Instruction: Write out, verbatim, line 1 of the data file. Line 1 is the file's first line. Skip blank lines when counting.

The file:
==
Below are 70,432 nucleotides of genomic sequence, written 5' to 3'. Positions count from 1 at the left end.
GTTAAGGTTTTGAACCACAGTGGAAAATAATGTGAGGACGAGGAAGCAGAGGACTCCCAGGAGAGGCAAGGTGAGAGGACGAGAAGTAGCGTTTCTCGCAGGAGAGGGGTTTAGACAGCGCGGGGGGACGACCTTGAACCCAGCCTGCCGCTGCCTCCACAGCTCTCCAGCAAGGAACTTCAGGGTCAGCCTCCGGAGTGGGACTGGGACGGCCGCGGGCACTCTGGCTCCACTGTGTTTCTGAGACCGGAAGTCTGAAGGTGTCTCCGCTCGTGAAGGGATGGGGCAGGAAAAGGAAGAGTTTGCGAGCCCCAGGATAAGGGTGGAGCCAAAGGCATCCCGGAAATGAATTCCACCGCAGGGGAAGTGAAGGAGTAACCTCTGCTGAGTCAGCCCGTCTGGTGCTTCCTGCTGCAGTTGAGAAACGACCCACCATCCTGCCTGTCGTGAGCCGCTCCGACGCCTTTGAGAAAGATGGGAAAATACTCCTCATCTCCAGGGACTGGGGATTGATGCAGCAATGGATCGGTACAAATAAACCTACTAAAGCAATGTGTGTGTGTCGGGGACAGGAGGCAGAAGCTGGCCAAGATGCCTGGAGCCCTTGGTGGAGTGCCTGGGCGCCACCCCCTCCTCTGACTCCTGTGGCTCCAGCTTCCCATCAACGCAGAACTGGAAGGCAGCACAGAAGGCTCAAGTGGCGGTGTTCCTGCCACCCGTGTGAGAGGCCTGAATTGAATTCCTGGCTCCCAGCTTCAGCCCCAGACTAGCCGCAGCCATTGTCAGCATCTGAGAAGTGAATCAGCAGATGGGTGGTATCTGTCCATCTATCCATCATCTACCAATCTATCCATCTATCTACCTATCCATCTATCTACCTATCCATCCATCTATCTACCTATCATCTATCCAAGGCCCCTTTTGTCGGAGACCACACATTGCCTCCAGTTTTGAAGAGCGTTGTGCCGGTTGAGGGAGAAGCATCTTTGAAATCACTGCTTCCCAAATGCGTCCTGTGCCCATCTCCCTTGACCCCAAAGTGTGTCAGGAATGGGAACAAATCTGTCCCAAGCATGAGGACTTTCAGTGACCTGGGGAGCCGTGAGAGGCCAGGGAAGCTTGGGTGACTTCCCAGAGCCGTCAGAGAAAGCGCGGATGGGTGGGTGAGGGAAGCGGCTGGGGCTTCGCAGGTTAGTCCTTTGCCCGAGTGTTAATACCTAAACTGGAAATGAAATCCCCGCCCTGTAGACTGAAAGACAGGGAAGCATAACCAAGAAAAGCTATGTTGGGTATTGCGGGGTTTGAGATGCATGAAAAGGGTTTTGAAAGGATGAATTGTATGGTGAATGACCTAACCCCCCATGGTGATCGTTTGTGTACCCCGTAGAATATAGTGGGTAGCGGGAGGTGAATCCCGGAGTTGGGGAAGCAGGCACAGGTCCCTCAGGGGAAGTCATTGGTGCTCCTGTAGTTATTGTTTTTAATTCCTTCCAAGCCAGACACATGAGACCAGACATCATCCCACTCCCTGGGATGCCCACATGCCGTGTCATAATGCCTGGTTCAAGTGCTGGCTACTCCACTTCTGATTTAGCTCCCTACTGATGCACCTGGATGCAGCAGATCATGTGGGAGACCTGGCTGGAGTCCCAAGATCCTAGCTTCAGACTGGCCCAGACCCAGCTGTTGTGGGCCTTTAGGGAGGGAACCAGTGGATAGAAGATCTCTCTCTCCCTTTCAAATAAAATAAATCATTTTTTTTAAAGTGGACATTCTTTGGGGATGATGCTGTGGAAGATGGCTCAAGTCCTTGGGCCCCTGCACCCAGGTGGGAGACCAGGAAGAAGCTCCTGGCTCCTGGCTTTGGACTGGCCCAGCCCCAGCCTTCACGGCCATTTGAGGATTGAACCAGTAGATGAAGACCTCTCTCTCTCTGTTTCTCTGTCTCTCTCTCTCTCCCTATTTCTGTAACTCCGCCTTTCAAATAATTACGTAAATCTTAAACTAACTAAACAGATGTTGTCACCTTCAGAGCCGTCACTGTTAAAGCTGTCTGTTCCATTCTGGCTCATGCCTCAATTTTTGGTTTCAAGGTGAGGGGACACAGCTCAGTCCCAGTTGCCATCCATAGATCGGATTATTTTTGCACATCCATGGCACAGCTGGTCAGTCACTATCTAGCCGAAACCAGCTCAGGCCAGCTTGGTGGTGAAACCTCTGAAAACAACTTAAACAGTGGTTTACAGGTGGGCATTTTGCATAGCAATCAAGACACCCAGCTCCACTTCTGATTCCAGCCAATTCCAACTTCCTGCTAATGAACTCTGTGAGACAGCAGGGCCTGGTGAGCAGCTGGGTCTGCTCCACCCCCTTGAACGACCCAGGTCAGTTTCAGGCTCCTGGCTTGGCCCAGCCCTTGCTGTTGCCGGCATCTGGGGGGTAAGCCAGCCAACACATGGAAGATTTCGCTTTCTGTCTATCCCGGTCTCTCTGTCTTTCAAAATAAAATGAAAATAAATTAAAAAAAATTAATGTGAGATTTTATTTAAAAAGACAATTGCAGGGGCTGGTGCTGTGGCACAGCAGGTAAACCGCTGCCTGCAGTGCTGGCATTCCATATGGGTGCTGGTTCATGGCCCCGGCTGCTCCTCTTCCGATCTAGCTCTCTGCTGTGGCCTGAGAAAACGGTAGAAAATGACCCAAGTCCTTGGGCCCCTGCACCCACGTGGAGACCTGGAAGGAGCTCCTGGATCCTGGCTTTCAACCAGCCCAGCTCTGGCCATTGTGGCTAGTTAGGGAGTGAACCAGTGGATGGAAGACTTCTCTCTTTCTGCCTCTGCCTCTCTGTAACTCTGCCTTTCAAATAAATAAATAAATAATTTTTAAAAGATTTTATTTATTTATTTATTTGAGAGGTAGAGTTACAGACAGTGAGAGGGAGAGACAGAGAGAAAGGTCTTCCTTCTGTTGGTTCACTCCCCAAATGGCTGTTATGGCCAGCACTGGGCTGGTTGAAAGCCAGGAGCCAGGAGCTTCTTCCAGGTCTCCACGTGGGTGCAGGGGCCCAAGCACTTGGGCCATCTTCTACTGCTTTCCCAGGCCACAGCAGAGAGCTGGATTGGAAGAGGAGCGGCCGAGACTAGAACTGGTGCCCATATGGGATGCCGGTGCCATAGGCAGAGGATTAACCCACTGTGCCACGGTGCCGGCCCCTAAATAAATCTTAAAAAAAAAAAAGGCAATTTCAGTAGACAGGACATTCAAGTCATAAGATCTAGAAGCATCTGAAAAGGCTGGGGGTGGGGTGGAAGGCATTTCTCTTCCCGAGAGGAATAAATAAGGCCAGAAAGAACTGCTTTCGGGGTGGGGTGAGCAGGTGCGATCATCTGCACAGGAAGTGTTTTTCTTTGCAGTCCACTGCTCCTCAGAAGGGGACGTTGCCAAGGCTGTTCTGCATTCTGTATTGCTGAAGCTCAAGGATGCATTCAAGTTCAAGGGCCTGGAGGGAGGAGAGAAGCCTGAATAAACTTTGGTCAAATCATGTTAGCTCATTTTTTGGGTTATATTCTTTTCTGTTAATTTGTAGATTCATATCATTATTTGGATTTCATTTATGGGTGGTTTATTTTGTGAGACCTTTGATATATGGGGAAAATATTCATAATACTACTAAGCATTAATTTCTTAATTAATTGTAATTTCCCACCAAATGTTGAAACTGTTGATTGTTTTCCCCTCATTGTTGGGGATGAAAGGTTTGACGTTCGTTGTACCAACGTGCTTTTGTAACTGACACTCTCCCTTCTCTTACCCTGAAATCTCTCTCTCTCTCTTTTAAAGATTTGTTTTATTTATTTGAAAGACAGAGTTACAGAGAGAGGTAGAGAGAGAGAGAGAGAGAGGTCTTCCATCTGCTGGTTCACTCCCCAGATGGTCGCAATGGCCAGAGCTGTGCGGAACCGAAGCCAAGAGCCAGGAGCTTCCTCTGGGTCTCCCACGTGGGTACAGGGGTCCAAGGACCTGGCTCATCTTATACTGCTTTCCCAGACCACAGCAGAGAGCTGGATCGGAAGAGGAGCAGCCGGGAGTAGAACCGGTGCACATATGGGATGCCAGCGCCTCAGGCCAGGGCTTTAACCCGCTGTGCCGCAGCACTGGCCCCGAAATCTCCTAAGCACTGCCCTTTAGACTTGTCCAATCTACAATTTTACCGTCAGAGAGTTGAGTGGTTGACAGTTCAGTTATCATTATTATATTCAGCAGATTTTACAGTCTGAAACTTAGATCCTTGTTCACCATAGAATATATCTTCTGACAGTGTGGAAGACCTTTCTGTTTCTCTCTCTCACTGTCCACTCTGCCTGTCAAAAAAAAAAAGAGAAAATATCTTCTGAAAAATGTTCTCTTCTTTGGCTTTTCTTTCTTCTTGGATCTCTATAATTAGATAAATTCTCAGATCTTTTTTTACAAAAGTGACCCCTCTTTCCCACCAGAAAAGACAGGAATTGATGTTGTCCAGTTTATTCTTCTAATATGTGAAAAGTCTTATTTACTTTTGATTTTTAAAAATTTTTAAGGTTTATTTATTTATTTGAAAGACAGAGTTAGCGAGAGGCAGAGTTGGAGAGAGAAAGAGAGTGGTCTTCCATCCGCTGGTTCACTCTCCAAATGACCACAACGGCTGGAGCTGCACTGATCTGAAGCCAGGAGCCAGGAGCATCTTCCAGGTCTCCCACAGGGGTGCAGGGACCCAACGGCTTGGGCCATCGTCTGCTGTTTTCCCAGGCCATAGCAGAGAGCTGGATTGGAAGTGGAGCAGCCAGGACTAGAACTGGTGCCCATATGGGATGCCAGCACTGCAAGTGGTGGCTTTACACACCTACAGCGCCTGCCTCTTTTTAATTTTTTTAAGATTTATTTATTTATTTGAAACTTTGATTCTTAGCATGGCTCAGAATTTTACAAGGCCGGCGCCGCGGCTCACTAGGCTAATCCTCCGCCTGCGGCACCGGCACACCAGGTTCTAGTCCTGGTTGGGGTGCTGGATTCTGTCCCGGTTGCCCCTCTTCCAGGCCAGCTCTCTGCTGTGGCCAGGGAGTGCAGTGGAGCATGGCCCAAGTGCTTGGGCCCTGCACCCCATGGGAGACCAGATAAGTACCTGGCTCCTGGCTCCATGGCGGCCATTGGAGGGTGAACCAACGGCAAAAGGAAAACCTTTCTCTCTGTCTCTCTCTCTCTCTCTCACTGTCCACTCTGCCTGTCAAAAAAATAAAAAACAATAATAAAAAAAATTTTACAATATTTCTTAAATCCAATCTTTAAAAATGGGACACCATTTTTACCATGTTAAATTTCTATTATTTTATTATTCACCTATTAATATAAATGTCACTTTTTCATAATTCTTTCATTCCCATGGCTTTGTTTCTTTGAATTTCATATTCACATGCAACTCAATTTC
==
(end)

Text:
Below are 70,432 nucleotides of genomic sequence, written 5' to 3'. Positions count from 1 at the left end.